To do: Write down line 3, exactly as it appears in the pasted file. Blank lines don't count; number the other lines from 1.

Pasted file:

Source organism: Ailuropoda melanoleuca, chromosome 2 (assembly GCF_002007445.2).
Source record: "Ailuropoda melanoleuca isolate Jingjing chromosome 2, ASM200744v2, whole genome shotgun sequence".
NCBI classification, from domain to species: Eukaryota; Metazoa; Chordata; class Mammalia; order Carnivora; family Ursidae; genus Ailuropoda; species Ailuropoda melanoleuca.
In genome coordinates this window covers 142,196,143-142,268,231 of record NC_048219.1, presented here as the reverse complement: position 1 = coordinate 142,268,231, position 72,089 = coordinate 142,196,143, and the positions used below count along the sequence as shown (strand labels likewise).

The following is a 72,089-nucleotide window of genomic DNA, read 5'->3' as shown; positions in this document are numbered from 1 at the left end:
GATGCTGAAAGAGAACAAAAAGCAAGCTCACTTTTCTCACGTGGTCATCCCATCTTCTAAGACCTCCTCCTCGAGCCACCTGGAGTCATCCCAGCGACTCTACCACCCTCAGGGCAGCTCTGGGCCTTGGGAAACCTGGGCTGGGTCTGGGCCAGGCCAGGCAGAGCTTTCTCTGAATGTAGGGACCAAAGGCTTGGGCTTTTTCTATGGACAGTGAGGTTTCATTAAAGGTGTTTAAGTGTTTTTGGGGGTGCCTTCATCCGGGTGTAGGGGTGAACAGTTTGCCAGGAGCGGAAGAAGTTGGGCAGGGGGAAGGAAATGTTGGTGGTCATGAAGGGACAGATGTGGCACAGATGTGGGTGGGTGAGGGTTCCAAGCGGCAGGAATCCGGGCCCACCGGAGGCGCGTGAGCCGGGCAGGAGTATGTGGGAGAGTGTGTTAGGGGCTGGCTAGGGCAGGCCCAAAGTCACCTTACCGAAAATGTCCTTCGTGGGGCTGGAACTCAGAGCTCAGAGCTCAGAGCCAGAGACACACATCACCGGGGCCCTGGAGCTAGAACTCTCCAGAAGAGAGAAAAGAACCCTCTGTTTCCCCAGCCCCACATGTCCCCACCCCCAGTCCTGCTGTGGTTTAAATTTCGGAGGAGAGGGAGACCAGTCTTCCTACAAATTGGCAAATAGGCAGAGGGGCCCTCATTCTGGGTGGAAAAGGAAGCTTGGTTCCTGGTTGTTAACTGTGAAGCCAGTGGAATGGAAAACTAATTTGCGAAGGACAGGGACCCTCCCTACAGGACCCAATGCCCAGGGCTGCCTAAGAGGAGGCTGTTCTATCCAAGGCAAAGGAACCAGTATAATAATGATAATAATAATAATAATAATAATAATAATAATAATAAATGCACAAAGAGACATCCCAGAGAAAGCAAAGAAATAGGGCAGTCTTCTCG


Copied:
NCBI classification, from domain to species: Eukaryota; Metazoa; Chordata; class Mammalia; order Carnivora; family Ursidae; genus Ailuropoda; species Ailuropoda melanoleuca.